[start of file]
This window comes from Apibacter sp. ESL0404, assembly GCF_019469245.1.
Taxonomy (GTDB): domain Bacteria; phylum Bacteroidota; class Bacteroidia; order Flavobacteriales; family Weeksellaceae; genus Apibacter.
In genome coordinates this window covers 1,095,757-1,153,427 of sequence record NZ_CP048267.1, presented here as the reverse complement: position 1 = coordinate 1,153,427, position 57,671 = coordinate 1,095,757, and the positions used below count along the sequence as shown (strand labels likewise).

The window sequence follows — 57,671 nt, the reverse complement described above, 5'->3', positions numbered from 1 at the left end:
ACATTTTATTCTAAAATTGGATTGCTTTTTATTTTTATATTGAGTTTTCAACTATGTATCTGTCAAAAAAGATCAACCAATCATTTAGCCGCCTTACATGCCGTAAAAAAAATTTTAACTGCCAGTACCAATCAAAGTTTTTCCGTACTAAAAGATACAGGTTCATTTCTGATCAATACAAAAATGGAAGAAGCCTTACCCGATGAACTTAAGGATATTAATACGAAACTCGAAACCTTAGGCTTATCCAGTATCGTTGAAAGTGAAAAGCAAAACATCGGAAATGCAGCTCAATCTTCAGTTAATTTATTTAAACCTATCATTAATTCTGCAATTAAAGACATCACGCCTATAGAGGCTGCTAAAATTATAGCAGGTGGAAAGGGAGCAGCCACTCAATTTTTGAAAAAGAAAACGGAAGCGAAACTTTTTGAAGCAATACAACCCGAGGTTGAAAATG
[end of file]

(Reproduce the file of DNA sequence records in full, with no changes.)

This window comes from Apibacter sp. ESL0404, assembly GCF_019469245.1.
Taxonomy (GTDB): domain Bacteria; phylum Bacteroidota; class Bacteroidia; order Flavobacteriales; family Weeksellaceae; genus Apibacter.
In genome coordinates this window covers 1,095,757-1,153,427 of sequence record NZ_CP048267.1, presented here as the reverse complement: position 1 = coordinate 1,153,427, position 57,671 = coordinate 1,095,757, and the positions used below count along the sequence as shown (strand labels likewise).

The window sequence follows — 57,671 nt, the reverse complement described above, 5'->3', positions numbered from 1 at the left end:
ACATTTTATTCTAAAATTGGATTGCTTTTTATTTTTATATTGAGTTTTCAACTATGTATCTGTCAAAAAAGATCAACCAATCATTTAGCCGCCTTACATGCCGTAAAAAAAATTTTAACTGCCAGTACCAATCAAAGTTTTTCCGTACTAAAAGATACAGGTTCATTTCTGATCAATACAAAAATGGAAGAAGCCTTACCCGATGAACTTAAGGATATTAATACGAAACTCGAAACCTTAGGCTTATCCAGTATCGTTGAAAGTGAAAAGCAAAACATCGGAAATGCAGCTCAATCTTCAGTTAATTTATTTAAACCTATCATTAATTCTGCAATTAAAGACATCACGCCTATAGAGGCTGCTAAAATTATAGCAGGTGGAAAGGGAGCAGCCACTCAATTTTTGAAAAAGAAAACGGAAGCGAAACTTTTTGAAGCAATACAACCCGAGGTTGAAAATG